War veteran Sandy Cortmann described himself as “just a humble private” – but to the people of Aberdeen, he represented so much more.
The 97-year-old, who passed away on Saturday at Fairview House care home, hit the headlines last September when he parachuted into the Netherlands for a second time, exactly 75 years after he dropped into the country as part of a daring mission in the latter stages of WW2.
Sandy took part in Operation Market Garden, dropping into Arnhem at the age of 22 in a bitter battle documented in the 1977 film A Bridge Too Far.
He was captured by the Germans and held for a year before returning home.
Sandy won the hearts of people across the north-east – and beyond – when, with the help of friend Gary Haughton and carer Alana Davidson, he returned the Netherlands for the 75th anniversary of Operation Market Garden last year.
He took part in a tandem jump to mark the occasion with current paratroopers, otherwise known as “red devils”, and was welcomed by a crowd of well-wishers including Prince Charles.
Upon his arrival back at Fairview House, a beaming Sandy was met with a hero’s welcome at a special reception organised in his honour.
Sandy was sent a copy of a book about the operation by author Dilip Sarkar MBE, and after footage of his jump went viral online, thousands of messages of support poured in – including many from Dutch people thanking him for playing his part in liberating the country from the Nazis.
But the modest veteran chose to use the occasion to pay tribute to his staff and friends who helped make the occasion possible.
He said: “They are incredible. Saying thank you just doesn’t do it justice. I’m overwhelmed by everything they do for me. If I had a million dollars I’d give it straight to them because they deserve it.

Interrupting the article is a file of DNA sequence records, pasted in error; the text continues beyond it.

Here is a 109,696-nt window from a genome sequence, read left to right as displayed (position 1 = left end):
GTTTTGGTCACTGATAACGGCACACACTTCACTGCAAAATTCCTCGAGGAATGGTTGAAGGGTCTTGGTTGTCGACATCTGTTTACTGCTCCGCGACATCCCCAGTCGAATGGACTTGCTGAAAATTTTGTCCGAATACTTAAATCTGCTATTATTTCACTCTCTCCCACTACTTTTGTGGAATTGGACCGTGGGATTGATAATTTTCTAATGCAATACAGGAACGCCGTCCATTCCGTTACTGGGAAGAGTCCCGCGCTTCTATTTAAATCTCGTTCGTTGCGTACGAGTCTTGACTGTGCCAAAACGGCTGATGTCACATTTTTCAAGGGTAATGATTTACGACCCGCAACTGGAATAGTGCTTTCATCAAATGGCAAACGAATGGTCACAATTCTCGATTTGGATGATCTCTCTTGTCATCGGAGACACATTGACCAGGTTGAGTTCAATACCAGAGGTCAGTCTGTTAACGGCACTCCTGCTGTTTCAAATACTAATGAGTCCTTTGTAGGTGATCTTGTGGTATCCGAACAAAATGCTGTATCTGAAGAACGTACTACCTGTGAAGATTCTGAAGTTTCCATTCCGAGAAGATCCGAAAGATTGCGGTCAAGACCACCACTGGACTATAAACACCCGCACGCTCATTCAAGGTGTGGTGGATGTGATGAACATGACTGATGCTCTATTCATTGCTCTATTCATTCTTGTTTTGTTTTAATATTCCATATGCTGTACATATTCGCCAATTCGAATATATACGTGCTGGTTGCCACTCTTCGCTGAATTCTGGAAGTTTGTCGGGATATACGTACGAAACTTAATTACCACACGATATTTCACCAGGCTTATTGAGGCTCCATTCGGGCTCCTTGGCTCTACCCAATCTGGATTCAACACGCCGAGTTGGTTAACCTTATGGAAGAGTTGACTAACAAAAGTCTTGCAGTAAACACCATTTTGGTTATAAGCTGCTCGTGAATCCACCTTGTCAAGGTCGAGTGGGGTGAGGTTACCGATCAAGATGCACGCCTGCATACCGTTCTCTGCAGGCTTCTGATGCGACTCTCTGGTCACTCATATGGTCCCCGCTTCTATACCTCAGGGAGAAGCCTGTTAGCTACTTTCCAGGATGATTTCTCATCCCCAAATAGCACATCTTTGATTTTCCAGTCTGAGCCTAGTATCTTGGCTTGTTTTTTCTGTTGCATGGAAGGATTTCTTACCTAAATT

“They are truly amazing.”
Since news of his passing broke, tributes have poured in from across the north-east and around the world, with many describing the humble hero as “inspirational”.
Aberdeen’s Lord Provost Barney Crockett said: “Sandy was a completely inspirational figure. The story of what he did is amazing.
“He played a big role at Arnhem and the way he dealt with his experiences was fantastic.
“The response he got from the people of the Netherlands was outstanding – and that was down to his personality as well as his exploits.
“Sandy’s contribution was fantastic and we will never forget him. He was a great man who did great things and it sums up the north-east that we produce people like that. Sandy was everything we should aspire to be.
“There aren’t many people out there like Sandy.”
The Lord Provost was joined by Peter Wilson, the UK’s ambassador to the Netherlands, who said he was thinking of Sandy “with gratitude and respect”.
He added: “Sandy Cortmann made his first return to Arnhem last year, for the 75th anniversary.
“He marked it by parachuting from a plane, aged 97.
“He spread joy to whomever he spoke with, including me.”
Sandy Cortmann made his first return to Arnhem last year, for the 75th anniversary. He marked it by parachuting from a plane, aged 97. He spread joy to whomever he spoke with, including me
— Peter Wilson (@PeterWilson) May 24, 2020
West Aberdeenshire and Kincardine MP and former Royal Navy officer Andrew Bowie said: “Some 75 years ago, British and Polish forces fought against overwhelming odds to shorten the war and save tens of thousands of lives.
“Many of Sandy’s brothers in arms made the ultimate sacrifice in the attempt to liberate Arnhem.
“His return by parachute was a spectacular highlight of last year’s commemorations.
“It is right and proper that his memory and valour is marked in Aberdeen, and elsewhere.”
A spokeswoman for Fairview House said: “We would like to extend our deepest condolences to the family and friends of Sandy.
“He was much loved by everyone who knew him and always had a smile to give and a story to tell from his past.
“He had a remarkable life and will be sorely missed by the team at Fairview.”